Christianity was banned because they refused to sacrifice to the state deities. In many cases, the punishment for being a Christian came only when they refused to offer public sacrifice. That led to martyrdoms and people do love a good martyr. A loosening of restrictions might have contribute to Christianity becomeing just ‘one of the weird cults’ in the empire, not the resident neighbor-loving bad-boys who got so popular for sticking it to the man.

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    $\begingroup$ This is actually a good answer (welcome to Worldbuilding, btw) however I'm not convinced that you can measure the influence of a pre-Constantine advocate of Christianity by the percentage of their work included in the Bible. Constantine was very much against the more Gnostic texts for instance, even if they had been influential to others. Also, Indian Christianity prior to European contact being more common was almost exclusively based on the Book of Thomas, which doesn't even get a look-in with Constantine, probably because it wasn't well known in Europe, if at all. $\endgroup$ – Tim B II Aug 13 '18 at 7:24
  • $\begingroup$ The interssting thing about the number of books in his name is not that they were all written by him, but that a number were not (somewhere around 6 weren’t). That suggests that his name was influential enough to copy. But, yes, that in itself is not an indicator of how important he was. It is his abandonment of the food laws that I think makes him an invaluable cog in Christianity’s evolution, especially in this question. Including the non-Jews exponentially expands Christianity’s sights in the empire. Jews were a insignificant minority (in raw numbers) most places outside Judea. $\endgroup$ – JoseHood Aug 13 '18 at 7:38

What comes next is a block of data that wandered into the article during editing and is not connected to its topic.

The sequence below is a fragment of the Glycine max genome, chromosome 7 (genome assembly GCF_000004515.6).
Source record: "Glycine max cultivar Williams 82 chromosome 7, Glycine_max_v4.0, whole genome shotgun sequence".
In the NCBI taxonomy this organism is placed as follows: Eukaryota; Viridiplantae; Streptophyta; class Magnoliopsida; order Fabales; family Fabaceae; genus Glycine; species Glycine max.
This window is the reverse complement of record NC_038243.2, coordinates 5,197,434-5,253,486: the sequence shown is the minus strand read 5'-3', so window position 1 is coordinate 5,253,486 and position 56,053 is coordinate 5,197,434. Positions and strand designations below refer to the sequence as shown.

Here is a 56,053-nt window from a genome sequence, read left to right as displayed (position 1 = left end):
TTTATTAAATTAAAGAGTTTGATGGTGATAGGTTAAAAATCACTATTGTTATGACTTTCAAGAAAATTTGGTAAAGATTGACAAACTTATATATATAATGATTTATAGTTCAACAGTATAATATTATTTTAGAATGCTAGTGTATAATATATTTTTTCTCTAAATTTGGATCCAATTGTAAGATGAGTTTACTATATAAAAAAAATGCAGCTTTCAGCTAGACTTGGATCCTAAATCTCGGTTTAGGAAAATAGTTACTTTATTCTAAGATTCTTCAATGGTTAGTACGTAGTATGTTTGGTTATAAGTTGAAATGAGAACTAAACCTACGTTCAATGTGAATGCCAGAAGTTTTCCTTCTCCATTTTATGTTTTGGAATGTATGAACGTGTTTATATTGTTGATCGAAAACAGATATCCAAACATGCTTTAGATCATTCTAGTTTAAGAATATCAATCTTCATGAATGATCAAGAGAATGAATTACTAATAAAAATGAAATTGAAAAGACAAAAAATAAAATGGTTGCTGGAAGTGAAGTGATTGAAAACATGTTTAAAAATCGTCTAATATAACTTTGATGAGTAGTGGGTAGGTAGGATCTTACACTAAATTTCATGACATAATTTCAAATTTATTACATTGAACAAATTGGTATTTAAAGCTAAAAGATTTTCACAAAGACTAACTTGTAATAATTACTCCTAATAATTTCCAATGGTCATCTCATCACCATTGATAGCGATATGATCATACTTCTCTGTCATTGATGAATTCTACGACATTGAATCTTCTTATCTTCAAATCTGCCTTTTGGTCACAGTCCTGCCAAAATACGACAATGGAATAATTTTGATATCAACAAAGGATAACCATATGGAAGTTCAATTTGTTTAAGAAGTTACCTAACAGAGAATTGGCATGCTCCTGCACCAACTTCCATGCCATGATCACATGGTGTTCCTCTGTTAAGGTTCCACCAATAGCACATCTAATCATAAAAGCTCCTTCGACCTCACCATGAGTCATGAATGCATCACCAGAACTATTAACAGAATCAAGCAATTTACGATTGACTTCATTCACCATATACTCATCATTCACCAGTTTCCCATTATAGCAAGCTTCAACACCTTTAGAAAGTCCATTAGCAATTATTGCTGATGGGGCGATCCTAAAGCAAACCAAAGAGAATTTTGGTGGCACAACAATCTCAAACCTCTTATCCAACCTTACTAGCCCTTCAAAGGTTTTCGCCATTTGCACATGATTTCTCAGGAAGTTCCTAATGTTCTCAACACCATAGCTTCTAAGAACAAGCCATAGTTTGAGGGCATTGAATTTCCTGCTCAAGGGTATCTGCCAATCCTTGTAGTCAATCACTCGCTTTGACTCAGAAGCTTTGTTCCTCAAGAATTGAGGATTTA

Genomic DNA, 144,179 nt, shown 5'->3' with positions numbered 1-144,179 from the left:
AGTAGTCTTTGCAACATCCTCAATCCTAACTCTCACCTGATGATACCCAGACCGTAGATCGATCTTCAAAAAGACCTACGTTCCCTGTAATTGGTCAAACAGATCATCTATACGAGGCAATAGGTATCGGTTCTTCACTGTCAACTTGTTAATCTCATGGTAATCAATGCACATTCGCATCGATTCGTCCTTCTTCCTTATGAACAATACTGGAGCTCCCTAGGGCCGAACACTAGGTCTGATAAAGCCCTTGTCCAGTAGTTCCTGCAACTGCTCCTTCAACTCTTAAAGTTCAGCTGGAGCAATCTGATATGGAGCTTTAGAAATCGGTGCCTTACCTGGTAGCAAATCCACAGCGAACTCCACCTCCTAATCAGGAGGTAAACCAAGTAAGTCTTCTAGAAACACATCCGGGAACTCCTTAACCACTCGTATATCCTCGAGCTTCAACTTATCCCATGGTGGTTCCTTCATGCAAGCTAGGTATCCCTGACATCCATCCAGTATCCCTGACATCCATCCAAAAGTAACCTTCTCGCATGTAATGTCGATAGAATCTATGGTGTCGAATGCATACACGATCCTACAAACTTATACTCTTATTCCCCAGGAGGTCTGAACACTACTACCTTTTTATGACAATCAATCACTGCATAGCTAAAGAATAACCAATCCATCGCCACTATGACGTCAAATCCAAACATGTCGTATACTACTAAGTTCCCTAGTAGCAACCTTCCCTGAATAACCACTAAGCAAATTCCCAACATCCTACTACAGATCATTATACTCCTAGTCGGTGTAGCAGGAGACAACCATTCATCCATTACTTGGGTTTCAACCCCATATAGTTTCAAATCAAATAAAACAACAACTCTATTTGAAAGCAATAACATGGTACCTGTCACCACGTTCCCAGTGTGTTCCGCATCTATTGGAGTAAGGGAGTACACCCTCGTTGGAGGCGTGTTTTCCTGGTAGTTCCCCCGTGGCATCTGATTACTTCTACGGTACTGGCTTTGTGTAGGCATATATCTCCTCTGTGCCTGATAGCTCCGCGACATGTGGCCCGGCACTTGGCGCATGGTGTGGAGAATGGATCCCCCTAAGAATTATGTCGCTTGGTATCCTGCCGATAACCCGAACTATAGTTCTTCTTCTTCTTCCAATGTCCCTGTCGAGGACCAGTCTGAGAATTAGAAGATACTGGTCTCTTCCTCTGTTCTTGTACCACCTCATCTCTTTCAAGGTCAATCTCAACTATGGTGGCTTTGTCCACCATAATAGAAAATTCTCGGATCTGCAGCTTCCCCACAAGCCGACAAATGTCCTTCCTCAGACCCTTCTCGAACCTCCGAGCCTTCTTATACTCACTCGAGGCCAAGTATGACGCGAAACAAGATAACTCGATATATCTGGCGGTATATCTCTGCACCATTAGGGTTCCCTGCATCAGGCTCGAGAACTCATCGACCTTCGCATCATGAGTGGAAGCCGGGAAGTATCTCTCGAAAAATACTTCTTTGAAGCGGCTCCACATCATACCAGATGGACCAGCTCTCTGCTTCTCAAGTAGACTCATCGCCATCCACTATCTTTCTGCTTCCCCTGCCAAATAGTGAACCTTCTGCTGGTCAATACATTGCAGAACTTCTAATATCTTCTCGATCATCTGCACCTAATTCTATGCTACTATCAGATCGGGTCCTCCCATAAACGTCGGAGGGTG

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    $\begingroup$ You shouldn't remove Paul... just he should remain, with all his talent and hard work on the opposing side. $\endgroup$ – Shadow1024 Aug 13 '18 at 8:48
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Have the tribe of Israel wiped out during the bronze age collapse. In those days they were just an insignificant mountain tribe in the Egyptian province of Canaan. During the chaos of the collaps they might run into an army attampting to kerp the order up or a raiding band of sea people and take a devastating defeat. The warriors are slaughtered and women and children are made slaves.

No Israelites, no Jews, no Christians and by extend no Islam. Zooastriaism reamains the only monotheistic religion and Hellenistic polytheism stays state religion due to the lack of a popular alternative.

I don't think that this will butterfly effect Rome out of existance and it would also prevent the Jewish revolt as a nice side effect, further stabilising the empire.

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The Assyrians went full on genocide and wiped out the Jewish people.

No more Judaism let alone Christianity.

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Make Pontius Pilate let Jesus go. Jesus's whole movement depends on his persecution and violent death. If that never comes, his cult dies with him; peacefully in his sleep in his late 60's.